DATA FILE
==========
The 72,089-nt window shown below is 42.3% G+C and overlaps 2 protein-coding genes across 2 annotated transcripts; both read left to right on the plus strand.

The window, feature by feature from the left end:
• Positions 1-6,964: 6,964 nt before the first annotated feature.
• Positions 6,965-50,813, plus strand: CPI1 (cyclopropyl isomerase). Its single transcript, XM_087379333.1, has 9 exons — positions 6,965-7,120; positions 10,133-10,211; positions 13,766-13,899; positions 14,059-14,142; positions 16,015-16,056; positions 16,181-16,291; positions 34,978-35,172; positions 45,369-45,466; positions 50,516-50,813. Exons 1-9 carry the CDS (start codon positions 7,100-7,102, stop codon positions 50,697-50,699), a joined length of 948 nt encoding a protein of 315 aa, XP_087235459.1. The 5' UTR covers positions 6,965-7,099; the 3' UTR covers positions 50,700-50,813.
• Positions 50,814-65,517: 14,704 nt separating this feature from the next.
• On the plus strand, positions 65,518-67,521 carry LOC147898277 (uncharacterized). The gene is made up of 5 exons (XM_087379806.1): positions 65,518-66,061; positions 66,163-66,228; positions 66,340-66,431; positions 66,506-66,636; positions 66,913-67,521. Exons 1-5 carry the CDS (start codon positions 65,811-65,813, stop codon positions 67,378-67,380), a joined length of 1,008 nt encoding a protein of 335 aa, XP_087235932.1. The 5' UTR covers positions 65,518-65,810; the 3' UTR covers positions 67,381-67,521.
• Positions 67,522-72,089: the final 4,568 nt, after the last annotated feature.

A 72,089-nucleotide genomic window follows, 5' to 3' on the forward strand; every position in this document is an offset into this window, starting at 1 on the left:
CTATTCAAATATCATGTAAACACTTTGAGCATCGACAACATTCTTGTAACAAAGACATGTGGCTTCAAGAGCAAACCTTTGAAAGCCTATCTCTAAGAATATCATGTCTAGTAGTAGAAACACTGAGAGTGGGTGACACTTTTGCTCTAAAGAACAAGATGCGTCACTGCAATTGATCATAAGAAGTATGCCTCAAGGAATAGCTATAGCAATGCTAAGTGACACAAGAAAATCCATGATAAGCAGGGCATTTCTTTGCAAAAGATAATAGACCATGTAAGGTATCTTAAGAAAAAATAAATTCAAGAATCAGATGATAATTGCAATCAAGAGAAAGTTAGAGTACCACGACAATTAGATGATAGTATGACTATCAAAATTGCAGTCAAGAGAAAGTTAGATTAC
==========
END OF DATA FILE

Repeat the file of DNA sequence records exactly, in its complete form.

The 72,089-nt window shown below is 42.3% G+C and overlaps 2 protein-coding genes across 2 annotated transcripts; both read left to right on the plus strand.

The window, feature by feature from the left end:
• Positions 1-6,964: 6,964 nt before the first annotated feature.
• Positions 6,965-50,813, plus strand: CPI1 (cyclopropyl isomerase). Its single transcript, XM_087379333.1, has 9 exons — positions 6,965-7,120; positions 10,133-10,211; positions 13,766-13,899; positions 14,059-14,142; positions 16,015-16,056; positions 16,181-16,291; positions 34,978-35,172; positions 45,369-45,466; positions 50,516-50,813. Exons 1-9 carry the CDS (start codon positions 7,100-7,102, stop codon positions 50,697-50,699), a joined length of 948 nt encoding a protein of 315 aa, XP_087235459.1. The 5' UTR covers positions 6,965-7,099; the 3' UTR covers positions 50,700-50,813.
• Positions 50,814-65,517: 14,704 nt separating this feature from the next.
• On the plus strand, positions 65,518-67,521 carry LOC147898277 (uncharacterized). The gene is made up of 5 exons (XM_087379806.1): positions 65,518-66,061; positions 66,163-66,228; positions 66,340-66,431; positions 66,506-66,636; positions 66,913-67,521. Exons 1-5 carry the CDS (start codon positions 65,811-65,813, stop codon positions 67,378-67,380), a joined length of 1,008 nt encoding a protein of 335 aa, XP_087235932.1. The 5' UTR covers positions 65,518-65,810; the 3' UTR covers positions 67,381-67,521.
• Positions 67,522-72,089: the final 4,568 nt, after the last annotated feature.

A 72,089-nucleotide genomic window follows, 5' to 3' on the forward strand; every position in this document is an offset into this window, starting at 1 on the left:
CTATTCAAATATCATGTAAACACTTTGAGCATCGACAACATTCTTGTAACAAAGACATGTGGCTTCAAGAGCAAACCTTTGAAAGCCTATCTCTAAGAATATCATGTCTAGTAGTAGAAACACTGAGAGTGGGTGACACTTTTGCTCTAAAGAACAAGATGCGTCACTGCAATTGATCATAAGAAGTATGCCTCAAGGAATAGCTATAGCAATGCTAAGTGACACAAGAAAATCCATGATAAGCAGGGCATTTCTTTGCAAAAGATAATAGACCATGTAAGGTATCTTAAGAAAAAATAAATTCAAGAATCAGATGATAATTGCAATCAAGAGAAAGTTAGAGTACCACGACAATTAGATGATAGTATGACTATCAAAATTGCAGTCAAGAGAAAGTTAGATTAC